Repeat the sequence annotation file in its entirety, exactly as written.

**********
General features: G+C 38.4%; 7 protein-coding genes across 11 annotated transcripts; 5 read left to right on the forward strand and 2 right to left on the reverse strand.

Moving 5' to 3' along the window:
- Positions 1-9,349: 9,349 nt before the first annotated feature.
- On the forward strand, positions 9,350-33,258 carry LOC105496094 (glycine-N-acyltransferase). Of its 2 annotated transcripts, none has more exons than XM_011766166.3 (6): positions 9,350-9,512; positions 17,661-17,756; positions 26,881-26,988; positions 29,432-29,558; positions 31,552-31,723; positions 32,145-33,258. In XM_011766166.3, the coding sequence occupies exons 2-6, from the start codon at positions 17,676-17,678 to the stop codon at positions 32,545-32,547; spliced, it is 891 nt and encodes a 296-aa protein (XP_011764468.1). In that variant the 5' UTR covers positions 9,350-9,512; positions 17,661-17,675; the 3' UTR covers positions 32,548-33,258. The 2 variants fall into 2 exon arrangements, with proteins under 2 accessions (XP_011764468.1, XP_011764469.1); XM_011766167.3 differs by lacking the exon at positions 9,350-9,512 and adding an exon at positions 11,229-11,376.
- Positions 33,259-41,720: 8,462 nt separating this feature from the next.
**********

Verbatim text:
General features: G+C 38.4%; 7 protein-coding genes across 11 annotated transcripts; 5 read left to right on the forward strand and 2 right to left on the reverse strand.

Moving 5' to 3' along the window:
- Positions 1-9,349: 9,349 nt before the first annotated feature.
- On the forward strand, positions 9,350-33,258 carry LOC105496094 (glycine-N-acyltransferase). Of its 2 annotated transcripts, none has more exons than XM_011766166.3 (6): positions 9,350-9,512; positions 17,661-17,756; positions 26,881-26,988; positions 29,432-29,558; positions 31,552-31,723; positions 32,145-33,258. In XM_011766166.3, the coding sequence occupies exons 2-6, from the start codon at positions 17,676-17,678 to the stop codon at positions 32,545-32,547; spliced, it is 891 nt and encodes a 296-aa protein (XP_011764468.1). In that variant the 5' UTR covers positions 9,350-9,512; positions 17,661-17,675; the 3' UTR covers positions 32,548-33,258. The 2 variants fall into 2 exon arrangements, with proteins under 2 accessions (XP_011764468.1, XP_011764469.1); XM_011766167.3 differs by lacking the exon at positions 9,350-9,512 and adding an exon at positions 11,229-11,376.
- Positions 33,259-41,720: 8,462 nt separating this feature from the next.